The applicator brush is the most important tool in a nail tech’s arsenal. It determines the ease of applying acrylic, the number of beads needed per nail, the liquid-to-powder ratio, and more.
Therefore, finding the right brush is paramount. It makes your work easier and guarantees customer satisfaction. We’ve developed this guide to help you pick the right brush size for your next acrylic nail project.
What is the best size brush for acrylic nails?
The best nail brush size depends on several factors, especially the type of nail, your experience level, and the desired accuracy. Generally, larger brushes are ideal for larger nail plates, low-accuracy projects, and highly experienced techs chasing time.
Meanwhile, small brushes suit narrower nails, beginner nail techs, and high-accuracy projects. Most nail technicians use #12, #14, and #16 acrylic brushes.
Does Brush Size Matter for Acrylic Nails?
Yes, the brush size is very important when applying acrylic nails. There’s a common misconception among DIYers that any brush will do. Unfortunately, that’s a dangerous approach that could leave you with poorly done nails.
Worse still, you may use too much or too little product, resulting in too thin or thick acrylics. Each extreme has several disadvantages.
How Nail Brush Size Affects Acrylic Application
The following are five ways brush size affects acrylic nail application and why you should get the perfect size for each project.
The Number of Acrylic Beads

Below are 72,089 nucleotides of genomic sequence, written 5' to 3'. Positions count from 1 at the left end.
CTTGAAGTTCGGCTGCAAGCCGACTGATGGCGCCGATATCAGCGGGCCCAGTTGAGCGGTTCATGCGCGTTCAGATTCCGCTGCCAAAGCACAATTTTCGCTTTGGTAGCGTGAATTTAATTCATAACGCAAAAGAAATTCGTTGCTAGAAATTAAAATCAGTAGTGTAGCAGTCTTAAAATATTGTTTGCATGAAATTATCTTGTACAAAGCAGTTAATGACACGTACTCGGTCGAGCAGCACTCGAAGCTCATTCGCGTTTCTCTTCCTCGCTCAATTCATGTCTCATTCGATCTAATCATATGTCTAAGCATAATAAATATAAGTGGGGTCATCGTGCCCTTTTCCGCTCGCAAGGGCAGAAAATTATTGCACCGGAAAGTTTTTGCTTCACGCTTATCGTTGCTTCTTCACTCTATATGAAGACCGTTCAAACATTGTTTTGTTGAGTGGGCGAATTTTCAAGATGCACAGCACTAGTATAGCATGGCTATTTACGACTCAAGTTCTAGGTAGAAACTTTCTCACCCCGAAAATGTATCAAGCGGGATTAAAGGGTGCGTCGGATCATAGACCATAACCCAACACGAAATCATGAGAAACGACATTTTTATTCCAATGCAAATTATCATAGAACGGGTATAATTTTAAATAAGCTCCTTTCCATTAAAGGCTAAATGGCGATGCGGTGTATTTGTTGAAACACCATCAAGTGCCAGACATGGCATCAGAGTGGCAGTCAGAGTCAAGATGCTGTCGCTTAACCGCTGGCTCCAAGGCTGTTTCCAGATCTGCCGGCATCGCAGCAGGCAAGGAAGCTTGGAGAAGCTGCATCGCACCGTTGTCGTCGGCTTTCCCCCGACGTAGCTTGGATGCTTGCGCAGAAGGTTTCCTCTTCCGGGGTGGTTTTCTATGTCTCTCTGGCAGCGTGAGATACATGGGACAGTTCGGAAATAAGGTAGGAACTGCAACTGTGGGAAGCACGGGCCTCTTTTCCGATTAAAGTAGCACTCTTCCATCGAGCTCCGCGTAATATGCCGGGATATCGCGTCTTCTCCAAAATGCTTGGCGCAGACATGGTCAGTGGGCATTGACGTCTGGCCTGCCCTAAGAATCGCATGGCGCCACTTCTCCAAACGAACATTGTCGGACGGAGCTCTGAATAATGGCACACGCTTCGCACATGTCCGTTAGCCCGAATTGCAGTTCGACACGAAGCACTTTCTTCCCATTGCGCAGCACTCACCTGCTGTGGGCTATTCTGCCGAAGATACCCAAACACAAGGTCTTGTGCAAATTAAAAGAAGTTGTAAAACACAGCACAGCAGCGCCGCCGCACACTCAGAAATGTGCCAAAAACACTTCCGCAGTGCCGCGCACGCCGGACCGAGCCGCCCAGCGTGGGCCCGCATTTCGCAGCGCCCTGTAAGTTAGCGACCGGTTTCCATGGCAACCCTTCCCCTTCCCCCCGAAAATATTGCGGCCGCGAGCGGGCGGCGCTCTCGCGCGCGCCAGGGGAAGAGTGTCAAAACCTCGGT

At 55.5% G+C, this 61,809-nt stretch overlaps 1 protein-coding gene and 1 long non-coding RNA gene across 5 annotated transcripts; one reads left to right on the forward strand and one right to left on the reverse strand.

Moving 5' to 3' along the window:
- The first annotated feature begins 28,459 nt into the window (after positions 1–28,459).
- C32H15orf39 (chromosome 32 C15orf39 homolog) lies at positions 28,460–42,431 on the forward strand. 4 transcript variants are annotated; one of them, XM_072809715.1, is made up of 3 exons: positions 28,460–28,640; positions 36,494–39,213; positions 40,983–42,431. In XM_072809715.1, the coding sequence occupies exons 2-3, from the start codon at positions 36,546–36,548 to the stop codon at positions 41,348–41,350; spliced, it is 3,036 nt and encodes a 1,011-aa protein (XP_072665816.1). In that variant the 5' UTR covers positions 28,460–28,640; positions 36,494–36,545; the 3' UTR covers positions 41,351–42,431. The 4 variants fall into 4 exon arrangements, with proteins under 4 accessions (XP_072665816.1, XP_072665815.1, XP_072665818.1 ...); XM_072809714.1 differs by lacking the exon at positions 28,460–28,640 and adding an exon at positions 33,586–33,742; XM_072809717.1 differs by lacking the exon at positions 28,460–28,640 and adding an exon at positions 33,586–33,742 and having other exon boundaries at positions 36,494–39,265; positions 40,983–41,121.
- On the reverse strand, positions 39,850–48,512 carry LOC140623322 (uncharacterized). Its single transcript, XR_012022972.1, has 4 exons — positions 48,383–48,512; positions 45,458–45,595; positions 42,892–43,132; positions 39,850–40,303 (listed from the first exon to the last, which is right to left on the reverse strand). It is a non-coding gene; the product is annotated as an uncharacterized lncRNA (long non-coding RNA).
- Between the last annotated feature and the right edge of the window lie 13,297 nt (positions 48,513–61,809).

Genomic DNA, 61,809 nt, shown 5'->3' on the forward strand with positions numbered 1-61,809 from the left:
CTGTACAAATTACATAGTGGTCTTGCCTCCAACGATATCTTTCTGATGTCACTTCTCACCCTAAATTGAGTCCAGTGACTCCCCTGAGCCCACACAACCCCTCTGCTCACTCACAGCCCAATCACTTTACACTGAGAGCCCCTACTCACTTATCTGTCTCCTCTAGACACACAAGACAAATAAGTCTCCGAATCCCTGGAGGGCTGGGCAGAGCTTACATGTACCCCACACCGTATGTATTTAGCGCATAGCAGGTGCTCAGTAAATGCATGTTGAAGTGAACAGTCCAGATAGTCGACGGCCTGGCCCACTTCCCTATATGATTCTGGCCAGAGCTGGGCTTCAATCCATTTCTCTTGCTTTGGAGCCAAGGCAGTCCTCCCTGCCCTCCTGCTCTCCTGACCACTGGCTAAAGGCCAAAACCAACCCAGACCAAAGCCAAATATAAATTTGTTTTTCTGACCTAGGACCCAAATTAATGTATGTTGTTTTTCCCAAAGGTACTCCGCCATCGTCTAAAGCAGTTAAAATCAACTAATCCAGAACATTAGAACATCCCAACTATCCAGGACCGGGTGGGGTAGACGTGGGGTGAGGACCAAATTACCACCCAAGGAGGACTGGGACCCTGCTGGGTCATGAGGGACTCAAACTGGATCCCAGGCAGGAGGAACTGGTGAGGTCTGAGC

A smaller brush picks up smaller beads, while larger brushes pick up larger ones. This impacts the acrylic application process in three main ways.
First, for a medium-sized nail, you need more small or fewer large beads, directly impacting the time to complete the project.
Secondly, acrylic nails made from fewer beads are strong and more even because the product dries uniformly and faster.
On the other hand, larger beads increase the risk of extra-thick acrylics, necessitating more filing work. Finally, a larger acrylic bead is harder to control and sculpt.
Ease of Application
Smaller acrylic nail brushes give you more control. This is most noticeable during the final touches. A smaller brush picks enough powder to finish the job without too much filing. On the other hand, you must be extra cautious with larger brushes during finishing touches.
The difference in ease of use is also evident during detailing, especially at the nail edges. A smaller brush handles the edges with minimal fuss, whereas larger brushes take extra care and often require more time. The same applies when applying nail art.
Acrylic Powder-to-Monomer Ratio
You need the right liquid-to-powder ratio for the perfect acrylic nails. Unfortunately, you can only get the ratio right with the right brush size.
For example, larger brushes pick up too much liquid, requiring more powder for the perfect balance. However, only some remember this, often resulting in watery beads and weak acrylics. This is why smaller brushes are preferable for beginners until you master monomer-to-powder ratios.
Every nail technician tries to avoid skin contact as much as possible. Otherwise, the clean-up takes valuable time, reducing your hourly income. Moreover, acrylics may cause skin irritation or, worse, allergic reactions.
Unfortunately, it takes significant experience and skill to keep the product off the surrounding skin using large brushes. So, again, this makes smaller brushes preferable for beginners. They give you more control, making the product easier to keep off the skin.
Speed and Time Management